Keep things in perspective. The charts below illustrates that last week’s action simply brought the broad indices back from nominal all-time highs set earlier this month. Looking at the DJIA and the Nasdaq Composite, it is noteworthy that almost 100% of their 52-week performance came from movement just since the start of this year.
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IBM’s greater than 10% one-week drop and Apple’s regression to under $400 dragged down the tech index by 4.36%.
The summer of 2012’s market lows were set as expectations for worldwide recession were being priced into industrials and materials. Buyers of those stocks last May and June ended up big winners even though the economic conditions haven’t changed much since then.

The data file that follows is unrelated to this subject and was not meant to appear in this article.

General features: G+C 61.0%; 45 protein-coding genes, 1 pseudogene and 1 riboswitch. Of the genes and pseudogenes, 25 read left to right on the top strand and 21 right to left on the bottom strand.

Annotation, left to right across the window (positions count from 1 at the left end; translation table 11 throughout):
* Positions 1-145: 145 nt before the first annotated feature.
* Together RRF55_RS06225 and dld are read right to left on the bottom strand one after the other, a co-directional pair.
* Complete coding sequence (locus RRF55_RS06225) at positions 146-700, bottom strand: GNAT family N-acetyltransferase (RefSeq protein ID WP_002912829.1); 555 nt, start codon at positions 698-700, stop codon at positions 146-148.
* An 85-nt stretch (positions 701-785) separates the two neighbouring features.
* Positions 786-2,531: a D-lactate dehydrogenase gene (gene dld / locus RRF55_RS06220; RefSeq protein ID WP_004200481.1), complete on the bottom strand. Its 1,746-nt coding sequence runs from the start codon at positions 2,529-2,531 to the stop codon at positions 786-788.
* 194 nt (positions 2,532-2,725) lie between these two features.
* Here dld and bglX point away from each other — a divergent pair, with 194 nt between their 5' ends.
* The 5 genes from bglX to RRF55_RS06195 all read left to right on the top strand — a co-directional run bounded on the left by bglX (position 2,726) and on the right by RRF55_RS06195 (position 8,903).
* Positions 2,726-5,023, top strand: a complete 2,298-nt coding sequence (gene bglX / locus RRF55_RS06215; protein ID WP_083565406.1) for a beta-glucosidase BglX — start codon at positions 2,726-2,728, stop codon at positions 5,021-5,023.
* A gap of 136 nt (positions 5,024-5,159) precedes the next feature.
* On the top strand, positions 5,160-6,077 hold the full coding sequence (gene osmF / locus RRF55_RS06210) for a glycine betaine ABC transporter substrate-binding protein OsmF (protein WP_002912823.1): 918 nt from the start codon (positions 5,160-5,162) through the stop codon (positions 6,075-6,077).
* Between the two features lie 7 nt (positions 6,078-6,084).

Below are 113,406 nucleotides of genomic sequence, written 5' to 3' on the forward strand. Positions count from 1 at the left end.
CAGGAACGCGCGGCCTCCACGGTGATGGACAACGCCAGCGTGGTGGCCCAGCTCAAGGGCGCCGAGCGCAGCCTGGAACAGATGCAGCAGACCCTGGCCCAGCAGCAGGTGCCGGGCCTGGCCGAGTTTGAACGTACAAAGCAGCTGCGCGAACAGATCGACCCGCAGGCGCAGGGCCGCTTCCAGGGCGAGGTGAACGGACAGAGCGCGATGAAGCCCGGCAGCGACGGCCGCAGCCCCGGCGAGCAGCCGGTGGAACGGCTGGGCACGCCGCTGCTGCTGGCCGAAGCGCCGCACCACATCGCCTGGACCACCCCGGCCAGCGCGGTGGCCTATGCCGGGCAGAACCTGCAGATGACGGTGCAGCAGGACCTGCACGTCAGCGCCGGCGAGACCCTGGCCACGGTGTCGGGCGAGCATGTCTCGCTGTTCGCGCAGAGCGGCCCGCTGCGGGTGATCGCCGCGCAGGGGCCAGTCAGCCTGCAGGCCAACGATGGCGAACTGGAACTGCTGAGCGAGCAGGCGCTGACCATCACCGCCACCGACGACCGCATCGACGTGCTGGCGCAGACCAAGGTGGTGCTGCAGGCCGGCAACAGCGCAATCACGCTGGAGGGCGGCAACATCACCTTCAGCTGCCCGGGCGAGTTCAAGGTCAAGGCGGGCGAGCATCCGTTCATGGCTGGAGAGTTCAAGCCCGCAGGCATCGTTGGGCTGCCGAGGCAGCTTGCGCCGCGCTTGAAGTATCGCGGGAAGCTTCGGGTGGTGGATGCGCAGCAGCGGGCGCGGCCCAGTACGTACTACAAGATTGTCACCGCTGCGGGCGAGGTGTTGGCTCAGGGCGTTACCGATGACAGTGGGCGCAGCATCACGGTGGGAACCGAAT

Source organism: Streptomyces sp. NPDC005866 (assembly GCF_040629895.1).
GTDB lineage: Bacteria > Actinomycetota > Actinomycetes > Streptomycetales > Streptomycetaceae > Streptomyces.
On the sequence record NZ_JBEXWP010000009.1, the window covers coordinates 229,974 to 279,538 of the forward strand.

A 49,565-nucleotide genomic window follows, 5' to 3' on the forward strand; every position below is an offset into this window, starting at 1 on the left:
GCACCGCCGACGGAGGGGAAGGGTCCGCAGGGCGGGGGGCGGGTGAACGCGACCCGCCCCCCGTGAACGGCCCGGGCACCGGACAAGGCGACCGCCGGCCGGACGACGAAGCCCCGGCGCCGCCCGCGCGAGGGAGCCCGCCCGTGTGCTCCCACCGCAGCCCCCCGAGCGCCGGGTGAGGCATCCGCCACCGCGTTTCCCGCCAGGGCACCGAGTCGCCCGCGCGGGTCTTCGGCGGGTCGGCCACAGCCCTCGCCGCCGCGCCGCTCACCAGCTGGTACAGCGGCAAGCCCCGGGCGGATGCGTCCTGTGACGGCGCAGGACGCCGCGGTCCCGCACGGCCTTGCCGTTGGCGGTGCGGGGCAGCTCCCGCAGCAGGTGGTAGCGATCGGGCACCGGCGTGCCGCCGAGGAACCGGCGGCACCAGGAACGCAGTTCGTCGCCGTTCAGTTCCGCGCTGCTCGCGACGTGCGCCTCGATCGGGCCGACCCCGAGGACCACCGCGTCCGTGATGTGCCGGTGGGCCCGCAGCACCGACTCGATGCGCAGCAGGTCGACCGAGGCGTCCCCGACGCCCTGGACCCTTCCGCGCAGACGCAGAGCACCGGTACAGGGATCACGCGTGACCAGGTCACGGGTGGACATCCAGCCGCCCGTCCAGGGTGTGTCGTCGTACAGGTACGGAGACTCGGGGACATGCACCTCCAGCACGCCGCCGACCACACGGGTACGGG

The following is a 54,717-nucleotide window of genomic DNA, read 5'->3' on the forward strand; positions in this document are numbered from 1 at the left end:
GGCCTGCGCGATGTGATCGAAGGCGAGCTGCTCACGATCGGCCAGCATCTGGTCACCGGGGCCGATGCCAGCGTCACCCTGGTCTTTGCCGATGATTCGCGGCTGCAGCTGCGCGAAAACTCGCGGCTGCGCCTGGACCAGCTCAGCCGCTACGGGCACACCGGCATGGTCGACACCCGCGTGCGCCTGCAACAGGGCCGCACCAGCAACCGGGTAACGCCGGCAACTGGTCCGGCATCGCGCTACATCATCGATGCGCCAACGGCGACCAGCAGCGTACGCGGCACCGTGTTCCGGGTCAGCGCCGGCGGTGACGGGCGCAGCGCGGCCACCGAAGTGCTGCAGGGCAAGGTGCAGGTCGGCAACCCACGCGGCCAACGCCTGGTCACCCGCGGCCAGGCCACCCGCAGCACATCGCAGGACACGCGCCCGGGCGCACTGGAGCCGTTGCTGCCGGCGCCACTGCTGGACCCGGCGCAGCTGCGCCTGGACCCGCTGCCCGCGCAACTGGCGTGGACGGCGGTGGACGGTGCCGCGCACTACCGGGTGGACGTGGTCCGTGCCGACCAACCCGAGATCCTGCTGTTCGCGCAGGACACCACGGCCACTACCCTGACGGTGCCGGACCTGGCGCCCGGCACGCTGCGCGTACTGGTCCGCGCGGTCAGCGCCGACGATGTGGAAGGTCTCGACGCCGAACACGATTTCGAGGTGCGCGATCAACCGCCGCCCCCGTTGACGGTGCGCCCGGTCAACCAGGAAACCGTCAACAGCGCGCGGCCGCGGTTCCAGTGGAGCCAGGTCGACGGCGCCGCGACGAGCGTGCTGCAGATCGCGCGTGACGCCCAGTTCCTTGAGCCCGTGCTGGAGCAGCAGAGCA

Industry leaders like Deere (DE), Cummins (CMI), Caterpillar (CAT), and Schlumberger (SLB) now trade nearer to low points than to highs. Fertilizer companies Agrium (AGU), Potash (POT) and Mosaic (MOS) are similarly offered at near multi-year low valuations.
If you missed making money in these by passing on them last spring, you are now getting a second chance to acquire positions at great prices. “Buying low to sell high” requires actually getting in when the news is bad and expectations are low.
It’s better to buy when shares of solid companies are out-of-favor. Ironically, that’s when yields are best and risk is diminished.
Any stock could go lower in the short run. World-class companies that supply needed goods and services will always come back up when the cycle plays out. In an environment dominated by in-and-out trading, those who take a longer-term view are more likely to outperform.